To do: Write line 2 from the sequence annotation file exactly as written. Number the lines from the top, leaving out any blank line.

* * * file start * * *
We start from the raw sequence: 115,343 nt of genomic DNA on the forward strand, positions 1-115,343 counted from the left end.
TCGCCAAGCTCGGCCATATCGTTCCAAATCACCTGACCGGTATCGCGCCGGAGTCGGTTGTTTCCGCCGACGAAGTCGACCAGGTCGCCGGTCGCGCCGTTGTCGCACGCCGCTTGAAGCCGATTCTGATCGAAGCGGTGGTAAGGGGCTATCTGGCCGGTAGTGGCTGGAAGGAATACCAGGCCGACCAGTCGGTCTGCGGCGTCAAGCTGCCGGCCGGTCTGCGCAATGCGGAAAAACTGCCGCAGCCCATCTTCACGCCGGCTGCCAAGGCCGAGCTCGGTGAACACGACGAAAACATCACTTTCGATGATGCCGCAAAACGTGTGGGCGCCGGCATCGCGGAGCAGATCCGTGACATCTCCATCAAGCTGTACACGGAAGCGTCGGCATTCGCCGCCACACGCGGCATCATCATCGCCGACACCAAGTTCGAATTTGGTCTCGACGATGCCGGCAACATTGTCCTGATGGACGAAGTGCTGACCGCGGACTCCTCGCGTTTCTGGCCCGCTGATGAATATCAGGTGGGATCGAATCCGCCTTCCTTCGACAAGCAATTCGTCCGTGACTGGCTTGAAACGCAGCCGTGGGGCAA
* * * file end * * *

TCGCCAAGCTCGGCCATATCGTTCCAAATCACCTGACCGGTATCGCGCCGGAGTCGGTTGTTTCCGCCGACGAAGTCGACCAGGTCGCCGGTCGCGCCGTTGTCGCACGCCGCTTGAAGCCGATTCTGATCGAAGCGGTGGTAAGGGGCTATCTGGCCGGTAGTGGCTGGAAGGAATACCAGGCCGACCAGTCGGTCTGCGGCGTCAAGCTGCCGGCCGGTCTGCGCAATGCGGAAAAACTGCCGCAGCCCATCTTCACGCCGGCTGCCAAGGCCGAGCTCGGTGAACACGACGAAAACATCACTTTCGATGATGCCGCAAAACGTGTGGGCGCCGGCATCGCGGAGCAGATCCGTGACATCTCCATCAAGCTGTACACGGAAGCGTCGGCATTCGCCGCCACACGCGGCATCATCATCGCCGACACCAAGTTCGAATTTGGTCTCGACGATGCCGGCAACATTGTCCTGATGGACGAAGTGCTGACCGCGGACTCCTCGCGTTTCTGGCCCGCTGATGAATATCAGGTGGGATCGAATCCGCCTTCCTTCGACAAGCAATTCGTCCGTGACTGGCTTGAAACGCAGCCGTGGGGCAA